> I'd love to see a trace/packet-capture/screen-scrape-recording where you see
> that apparent behavior.
> - call controls like mute / hold
> Right now, you can mute a local stream, but it does not seem to be possible
> to let the remote peers know about the stream being muted. We ended up
> implementing a specific off band message for that, but we believe that the
> stream/track could carry this information. This is more important for video
> than audio, as a muted video stream is displayed as a black square, while a
> muted audio as no audible consequence. We believe that this mute / hold
> scenario will be frequent enough, that we should have a standardized way of
> doing it, or interop will be very difficult.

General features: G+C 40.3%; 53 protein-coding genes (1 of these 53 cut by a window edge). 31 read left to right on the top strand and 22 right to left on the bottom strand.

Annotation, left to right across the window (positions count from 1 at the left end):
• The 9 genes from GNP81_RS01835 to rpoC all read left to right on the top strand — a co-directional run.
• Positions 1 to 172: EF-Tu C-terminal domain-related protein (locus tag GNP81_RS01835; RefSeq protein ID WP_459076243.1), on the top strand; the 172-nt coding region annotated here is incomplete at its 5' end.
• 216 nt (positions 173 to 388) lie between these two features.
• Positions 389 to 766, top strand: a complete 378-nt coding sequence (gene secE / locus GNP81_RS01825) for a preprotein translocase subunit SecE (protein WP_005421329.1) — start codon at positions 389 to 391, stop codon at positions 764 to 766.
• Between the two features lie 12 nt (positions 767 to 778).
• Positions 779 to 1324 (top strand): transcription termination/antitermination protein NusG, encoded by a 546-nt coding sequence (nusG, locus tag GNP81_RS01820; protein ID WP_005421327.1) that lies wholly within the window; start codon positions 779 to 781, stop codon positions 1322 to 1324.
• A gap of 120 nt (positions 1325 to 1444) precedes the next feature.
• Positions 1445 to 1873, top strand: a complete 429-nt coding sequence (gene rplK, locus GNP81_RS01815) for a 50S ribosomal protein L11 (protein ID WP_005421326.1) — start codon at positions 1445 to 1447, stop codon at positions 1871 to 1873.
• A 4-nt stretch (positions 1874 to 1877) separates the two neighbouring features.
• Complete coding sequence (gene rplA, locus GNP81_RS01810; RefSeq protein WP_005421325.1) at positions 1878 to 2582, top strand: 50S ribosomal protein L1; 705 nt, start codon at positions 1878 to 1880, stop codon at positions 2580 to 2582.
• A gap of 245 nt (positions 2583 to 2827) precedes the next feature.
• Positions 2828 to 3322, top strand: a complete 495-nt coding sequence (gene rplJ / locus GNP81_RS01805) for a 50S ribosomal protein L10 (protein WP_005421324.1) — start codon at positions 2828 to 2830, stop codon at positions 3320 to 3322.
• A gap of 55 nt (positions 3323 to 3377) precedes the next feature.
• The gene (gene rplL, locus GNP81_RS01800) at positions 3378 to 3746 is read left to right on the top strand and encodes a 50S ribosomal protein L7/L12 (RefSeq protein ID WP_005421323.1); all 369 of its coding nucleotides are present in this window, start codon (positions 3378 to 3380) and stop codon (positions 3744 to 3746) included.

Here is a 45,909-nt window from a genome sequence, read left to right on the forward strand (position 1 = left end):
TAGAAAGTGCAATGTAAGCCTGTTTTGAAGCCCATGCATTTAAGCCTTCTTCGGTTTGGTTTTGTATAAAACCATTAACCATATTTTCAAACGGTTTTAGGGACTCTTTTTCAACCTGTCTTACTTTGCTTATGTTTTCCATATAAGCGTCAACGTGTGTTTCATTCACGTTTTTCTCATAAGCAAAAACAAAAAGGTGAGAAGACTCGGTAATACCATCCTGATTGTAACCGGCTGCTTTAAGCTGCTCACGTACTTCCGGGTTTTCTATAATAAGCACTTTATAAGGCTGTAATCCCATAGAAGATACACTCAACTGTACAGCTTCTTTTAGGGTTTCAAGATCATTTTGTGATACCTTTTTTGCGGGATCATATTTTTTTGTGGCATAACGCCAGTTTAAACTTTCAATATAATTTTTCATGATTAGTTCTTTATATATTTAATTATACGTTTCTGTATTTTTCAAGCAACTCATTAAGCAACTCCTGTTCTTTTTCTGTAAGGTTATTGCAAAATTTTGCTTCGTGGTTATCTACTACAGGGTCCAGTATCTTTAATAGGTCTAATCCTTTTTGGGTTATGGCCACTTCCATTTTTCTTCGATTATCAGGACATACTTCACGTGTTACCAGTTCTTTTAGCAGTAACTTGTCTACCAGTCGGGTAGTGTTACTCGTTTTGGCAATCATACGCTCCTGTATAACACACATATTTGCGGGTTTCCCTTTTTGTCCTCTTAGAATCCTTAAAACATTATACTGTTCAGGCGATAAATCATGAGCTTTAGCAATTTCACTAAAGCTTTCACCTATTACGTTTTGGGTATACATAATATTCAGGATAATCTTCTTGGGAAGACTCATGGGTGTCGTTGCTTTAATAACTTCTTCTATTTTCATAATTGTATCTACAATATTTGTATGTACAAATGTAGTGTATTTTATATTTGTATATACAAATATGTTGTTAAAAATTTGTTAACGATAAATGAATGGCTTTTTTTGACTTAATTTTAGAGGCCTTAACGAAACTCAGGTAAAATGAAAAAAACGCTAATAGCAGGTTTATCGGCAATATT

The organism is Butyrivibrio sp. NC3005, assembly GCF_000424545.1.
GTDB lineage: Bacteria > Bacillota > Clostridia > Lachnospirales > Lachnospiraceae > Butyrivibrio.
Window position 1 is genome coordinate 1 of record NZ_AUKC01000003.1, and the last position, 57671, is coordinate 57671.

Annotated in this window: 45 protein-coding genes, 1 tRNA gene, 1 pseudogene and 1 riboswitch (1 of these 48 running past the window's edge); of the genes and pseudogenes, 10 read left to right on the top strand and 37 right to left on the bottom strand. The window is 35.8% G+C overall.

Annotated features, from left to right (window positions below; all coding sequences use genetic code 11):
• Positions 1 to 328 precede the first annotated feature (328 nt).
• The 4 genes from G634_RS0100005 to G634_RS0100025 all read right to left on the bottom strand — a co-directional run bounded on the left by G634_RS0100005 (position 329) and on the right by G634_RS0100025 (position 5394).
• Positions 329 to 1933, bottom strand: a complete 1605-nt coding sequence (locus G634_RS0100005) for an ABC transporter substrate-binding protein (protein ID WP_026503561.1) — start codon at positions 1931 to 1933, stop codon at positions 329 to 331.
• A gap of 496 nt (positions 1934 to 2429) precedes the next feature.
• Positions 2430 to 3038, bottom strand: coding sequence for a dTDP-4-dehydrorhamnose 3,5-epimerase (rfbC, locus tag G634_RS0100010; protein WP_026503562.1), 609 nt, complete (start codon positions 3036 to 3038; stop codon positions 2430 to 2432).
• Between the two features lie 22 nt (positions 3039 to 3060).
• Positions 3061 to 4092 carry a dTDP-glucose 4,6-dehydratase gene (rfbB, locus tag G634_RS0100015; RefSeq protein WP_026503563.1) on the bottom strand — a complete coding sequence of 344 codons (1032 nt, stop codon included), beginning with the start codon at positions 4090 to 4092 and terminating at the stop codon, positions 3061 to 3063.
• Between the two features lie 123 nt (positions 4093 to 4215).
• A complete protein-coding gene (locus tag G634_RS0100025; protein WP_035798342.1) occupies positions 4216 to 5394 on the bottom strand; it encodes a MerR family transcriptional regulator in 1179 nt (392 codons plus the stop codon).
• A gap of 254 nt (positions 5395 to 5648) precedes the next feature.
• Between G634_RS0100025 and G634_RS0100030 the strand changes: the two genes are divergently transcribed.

> There is no underlying standard in IETF for communicating this; it's
> typically at the application level.  And while we don't have good ways in
> MediaStream to do this yet, I strongly prefer to send an fixed image when
> video-muted/holding.  Black is a bad choice....

It would be nice if browsers sent an image, such as "video on hold" -
just like they provide default 404 page renderings. This is a quality
of implementation issue then. Maybe worth registering a bug on
browsers. But also might be worth a note in the spec.

> - screen/application sharing
> We are aware of the security implications, but there is a very very strong
> demand for screen sharing. Beyond screen sharing, the capacity to share the
> displayed content of a given window of the desktop would due even better.
> Most of the time, users only want to display one document, and that would
> also reduce the security risk by not showing system trays. Collaboration